An assortment of gauze, pads, bandaids, some tape, and some antibiotic ointment should do it. Lets see what we have:

20150405_120652It’s just for a bicycle accident, not a splenectomy….the skin stapler, betadine and other over-the-top stuff is in the other kit. For the most common boo-boos related to me flying over the handlebars, this’ll handle most of it. Now, to package it up so it stays clean and dry. In this case, we’ll go with a heavy mylar foil resealable bag. With a reasonable amount of care, and a modicum of force, everything fit into the pouch and left enough room to have a bit of extra material to form a seal:

20150405_121911Make sure the jaws of the sealer are hot enough, slide the open end of the pouch between ’em, squeeze jaws shut for a ten-count, and…voila:

20150405_122632I have a rather…exhaustive….supply of first-aid supplies from an episode of eBay purchasing that may have been a bit over-the-top. I’m dead serious…I’ve got something on the order of 9,600 band aids. Since I had to buy the mylar bags in quantity to get a discount, I should probably but together a dozen similar packages, label ’em appropriately, and pass ’em out as Paratus gifts this fall.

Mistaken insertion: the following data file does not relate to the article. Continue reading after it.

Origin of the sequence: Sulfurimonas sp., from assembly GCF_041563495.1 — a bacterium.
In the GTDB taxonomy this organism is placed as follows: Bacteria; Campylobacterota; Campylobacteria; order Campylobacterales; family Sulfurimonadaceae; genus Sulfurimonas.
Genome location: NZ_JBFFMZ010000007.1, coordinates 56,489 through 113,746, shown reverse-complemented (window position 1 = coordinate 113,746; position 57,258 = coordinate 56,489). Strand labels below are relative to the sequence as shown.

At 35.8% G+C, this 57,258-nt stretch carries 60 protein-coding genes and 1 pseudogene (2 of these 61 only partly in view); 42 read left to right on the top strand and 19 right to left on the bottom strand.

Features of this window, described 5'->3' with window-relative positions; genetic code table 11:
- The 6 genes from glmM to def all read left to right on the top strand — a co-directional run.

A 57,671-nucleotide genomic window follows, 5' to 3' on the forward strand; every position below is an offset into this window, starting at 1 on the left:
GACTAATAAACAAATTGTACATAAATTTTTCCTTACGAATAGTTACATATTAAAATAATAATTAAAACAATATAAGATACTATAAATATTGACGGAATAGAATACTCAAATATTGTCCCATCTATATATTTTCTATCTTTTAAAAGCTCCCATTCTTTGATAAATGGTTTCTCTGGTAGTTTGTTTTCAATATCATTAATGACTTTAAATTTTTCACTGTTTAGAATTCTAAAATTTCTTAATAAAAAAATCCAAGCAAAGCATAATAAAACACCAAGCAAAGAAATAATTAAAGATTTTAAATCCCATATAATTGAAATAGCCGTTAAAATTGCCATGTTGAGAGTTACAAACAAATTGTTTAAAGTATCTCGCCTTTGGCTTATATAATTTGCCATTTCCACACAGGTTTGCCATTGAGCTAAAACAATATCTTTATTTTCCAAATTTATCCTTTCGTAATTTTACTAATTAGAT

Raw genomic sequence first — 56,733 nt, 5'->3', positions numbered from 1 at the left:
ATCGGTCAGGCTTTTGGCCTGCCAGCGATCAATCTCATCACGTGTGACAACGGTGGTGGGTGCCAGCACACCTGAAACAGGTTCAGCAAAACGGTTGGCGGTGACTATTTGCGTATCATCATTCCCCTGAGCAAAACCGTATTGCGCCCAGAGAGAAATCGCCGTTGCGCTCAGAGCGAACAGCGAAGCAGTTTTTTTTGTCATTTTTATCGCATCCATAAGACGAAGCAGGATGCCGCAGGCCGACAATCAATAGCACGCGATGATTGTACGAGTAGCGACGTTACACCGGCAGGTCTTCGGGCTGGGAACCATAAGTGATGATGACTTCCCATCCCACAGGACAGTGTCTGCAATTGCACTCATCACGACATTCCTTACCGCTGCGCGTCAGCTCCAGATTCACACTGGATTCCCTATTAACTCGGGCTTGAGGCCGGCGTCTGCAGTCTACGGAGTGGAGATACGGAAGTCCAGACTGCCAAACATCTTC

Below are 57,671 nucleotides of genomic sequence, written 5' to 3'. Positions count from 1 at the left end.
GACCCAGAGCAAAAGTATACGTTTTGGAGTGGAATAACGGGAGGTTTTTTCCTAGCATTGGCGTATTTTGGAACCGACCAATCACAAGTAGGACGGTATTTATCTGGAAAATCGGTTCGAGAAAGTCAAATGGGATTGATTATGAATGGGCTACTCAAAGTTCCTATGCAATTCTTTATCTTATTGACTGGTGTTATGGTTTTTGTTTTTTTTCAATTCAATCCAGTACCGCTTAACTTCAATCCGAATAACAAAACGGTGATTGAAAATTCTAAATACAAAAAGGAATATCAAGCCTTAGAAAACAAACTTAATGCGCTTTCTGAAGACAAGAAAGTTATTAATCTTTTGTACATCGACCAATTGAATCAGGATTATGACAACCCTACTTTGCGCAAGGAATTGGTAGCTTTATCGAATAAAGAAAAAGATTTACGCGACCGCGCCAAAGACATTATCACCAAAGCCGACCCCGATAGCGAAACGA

Anyway, I’ll toss this in the bag on the bike and be good to go. Should be watertight, airtight, and pretty much impervious to just about any environmental concern.

First aid kit foibles

Years back,I used to have a bicycle that would, at irregular intervals, try and kill me by locking up the chain for no particular reason. I eventually got a newer, better, bicycle but the old Death Machine taught me to keep a first aid kit handy. On my bike I have one of these mounted. I find it very useful, and keep my first aid kit in there. The first aid kit is one of these (Maxpedition FR-1 Pouch) loaded with what I feel is necessary gear. Now, if you’re keeping track, that is a first aid kit contained in a cordura pouch, which is itself contained within a cordura bicycle bag. What could go wrong?

Well, here’s the lesson for today… I left my bike chained up in the yard over the winter. As a result, the rain and snowmelt made its way through the bicycle bag and through the first aid pouch. Check this out:

20150308_164940Thats not dirt, kids….thats mold. Most first aid stuff is packaged in sterilized paper envelopes and those are less waterproof. So, virtually everything was moist/damp/moldy and had to be discarded. However, some things were not damaged. Observe:

20150308_165152Basically, anything packed in foil or sealed in plastic weathered it just fine.

So, by now, you’re thinking “No problemo, just seal up all the individual contents and you’ll be good to go.” A reasonable way of thinking, but it overlooks a big issue – when you need a first aid kit, theres a pretty good chance you’re under stress, your hands might be a little shaky, and you may only have one hand to work with since your other arm/hand might be injured. So, sealing things up in a manner that required two hands to open (or requires several repeated pouch-opening-procedures) might not be conducive to effective use of your gear.